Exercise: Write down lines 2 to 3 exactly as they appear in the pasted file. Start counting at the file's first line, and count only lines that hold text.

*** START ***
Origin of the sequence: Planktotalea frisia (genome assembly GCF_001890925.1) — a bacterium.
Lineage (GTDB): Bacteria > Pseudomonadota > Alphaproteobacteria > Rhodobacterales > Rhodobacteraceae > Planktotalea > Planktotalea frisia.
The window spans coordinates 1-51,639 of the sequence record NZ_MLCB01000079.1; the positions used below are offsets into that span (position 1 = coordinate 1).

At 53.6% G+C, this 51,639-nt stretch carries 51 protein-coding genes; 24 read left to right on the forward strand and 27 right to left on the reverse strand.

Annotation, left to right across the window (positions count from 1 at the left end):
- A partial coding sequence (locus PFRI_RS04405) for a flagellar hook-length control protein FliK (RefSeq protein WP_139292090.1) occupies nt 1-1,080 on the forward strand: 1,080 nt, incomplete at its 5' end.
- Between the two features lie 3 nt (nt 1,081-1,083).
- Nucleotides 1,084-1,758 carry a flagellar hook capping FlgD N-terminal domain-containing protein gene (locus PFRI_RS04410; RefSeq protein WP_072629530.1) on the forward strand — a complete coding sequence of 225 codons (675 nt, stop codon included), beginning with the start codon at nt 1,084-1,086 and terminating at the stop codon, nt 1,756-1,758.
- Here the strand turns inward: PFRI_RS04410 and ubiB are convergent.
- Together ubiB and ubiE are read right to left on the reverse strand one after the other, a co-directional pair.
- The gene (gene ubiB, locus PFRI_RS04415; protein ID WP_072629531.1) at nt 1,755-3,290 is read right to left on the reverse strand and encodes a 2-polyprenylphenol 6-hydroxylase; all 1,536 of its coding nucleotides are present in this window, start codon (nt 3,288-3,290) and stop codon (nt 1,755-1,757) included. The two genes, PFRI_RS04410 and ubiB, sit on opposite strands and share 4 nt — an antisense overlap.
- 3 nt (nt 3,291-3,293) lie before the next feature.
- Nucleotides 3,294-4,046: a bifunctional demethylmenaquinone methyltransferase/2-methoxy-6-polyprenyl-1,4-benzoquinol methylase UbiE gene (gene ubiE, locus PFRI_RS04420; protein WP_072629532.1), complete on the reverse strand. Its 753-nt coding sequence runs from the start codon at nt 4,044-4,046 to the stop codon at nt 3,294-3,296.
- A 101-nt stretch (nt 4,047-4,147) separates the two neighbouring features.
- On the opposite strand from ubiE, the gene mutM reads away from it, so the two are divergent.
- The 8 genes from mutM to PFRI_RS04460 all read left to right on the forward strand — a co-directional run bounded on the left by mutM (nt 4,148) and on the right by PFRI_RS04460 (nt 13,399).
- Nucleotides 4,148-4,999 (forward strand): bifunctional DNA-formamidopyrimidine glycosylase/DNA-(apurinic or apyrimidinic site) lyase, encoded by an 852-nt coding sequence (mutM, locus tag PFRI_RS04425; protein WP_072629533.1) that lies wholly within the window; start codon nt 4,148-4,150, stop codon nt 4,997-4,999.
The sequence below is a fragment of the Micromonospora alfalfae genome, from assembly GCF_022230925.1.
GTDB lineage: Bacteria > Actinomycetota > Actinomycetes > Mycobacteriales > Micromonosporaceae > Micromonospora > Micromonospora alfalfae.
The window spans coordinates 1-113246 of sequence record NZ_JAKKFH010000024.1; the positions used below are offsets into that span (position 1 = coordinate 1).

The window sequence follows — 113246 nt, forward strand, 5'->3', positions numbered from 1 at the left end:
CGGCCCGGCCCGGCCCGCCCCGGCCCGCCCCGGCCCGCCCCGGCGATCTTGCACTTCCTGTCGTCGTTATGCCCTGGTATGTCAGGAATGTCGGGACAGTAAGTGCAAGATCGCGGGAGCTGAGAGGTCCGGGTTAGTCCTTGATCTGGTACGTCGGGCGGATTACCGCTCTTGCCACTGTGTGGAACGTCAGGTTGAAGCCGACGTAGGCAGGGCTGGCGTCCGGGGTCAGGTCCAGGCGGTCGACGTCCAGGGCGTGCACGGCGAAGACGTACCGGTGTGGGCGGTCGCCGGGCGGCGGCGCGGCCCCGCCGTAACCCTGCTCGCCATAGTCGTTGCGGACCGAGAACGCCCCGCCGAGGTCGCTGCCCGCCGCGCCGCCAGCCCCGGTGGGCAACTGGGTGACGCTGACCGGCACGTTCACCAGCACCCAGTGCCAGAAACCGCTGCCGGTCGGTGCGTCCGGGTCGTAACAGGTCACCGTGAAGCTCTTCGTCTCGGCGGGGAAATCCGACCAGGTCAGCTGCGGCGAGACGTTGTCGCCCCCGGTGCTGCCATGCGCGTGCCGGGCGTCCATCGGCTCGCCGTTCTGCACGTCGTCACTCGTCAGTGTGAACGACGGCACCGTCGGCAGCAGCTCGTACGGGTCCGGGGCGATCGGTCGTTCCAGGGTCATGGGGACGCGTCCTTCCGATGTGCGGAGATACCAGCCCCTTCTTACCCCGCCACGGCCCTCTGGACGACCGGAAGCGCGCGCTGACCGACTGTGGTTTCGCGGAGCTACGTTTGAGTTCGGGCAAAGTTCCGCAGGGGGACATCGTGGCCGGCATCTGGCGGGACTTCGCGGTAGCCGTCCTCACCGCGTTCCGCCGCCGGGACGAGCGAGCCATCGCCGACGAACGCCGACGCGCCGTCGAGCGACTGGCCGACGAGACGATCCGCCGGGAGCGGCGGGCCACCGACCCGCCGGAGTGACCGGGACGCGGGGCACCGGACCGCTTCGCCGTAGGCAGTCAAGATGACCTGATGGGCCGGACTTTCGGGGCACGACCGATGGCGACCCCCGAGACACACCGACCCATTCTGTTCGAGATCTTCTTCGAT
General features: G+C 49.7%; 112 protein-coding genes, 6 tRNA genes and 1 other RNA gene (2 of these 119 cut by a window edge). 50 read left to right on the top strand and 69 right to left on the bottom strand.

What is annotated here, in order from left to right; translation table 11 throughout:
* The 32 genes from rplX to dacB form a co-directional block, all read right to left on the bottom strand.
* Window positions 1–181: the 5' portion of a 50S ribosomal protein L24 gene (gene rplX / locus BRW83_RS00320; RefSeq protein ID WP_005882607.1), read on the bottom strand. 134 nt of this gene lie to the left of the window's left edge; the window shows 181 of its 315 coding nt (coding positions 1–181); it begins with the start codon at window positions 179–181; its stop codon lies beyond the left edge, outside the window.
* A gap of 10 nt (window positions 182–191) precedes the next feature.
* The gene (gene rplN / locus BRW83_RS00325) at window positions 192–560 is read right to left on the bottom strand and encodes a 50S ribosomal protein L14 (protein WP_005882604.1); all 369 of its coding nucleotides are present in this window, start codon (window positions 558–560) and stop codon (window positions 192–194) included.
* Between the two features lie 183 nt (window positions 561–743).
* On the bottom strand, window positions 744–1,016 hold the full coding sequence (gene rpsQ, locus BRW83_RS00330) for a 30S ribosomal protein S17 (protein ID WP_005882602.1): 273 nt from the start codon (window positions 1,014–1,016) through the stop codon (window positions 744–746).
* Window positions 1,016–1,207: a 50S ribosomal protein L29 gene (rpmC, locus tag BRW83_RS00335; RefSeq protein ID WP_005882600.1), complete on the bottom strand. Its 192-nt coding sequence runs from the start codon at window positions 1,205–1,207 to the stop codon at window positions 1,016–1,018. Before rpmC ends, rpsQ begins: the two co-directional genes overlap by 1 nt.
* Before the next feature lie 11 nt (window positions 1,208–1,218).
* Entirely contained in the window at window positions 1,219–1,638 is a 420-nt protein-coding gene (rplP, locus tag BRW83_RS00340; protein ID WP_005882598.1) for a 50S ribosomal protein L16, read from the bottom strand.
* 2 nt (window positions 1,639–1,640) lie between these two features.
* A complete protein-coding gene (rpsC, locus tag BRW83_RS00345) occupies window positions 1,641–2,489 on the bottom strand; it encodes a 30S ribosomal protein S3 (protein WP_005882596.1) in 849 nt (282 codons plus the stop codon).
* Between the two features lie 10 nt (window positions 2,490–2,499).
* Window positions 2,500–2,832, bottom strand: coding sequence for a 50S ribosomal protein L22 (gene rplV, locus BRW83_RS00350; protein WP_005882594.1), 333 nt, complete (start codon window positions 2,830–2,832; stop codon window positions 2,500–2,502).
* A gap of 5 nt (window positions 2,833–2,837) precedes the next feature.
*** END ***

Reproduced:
Lineage (GTDB): Bacteria > Pseudomonadota > Alphaproteobacteria > Rhodobacterales > Rhodobacteraceae > Planktotalea > Planktotalea frisia.
The window spans coordinates 1-51,639 of the sequence record NZ_MLCB01000079.1; the positions used below are offsets into that span (position 1 = coordinate 1).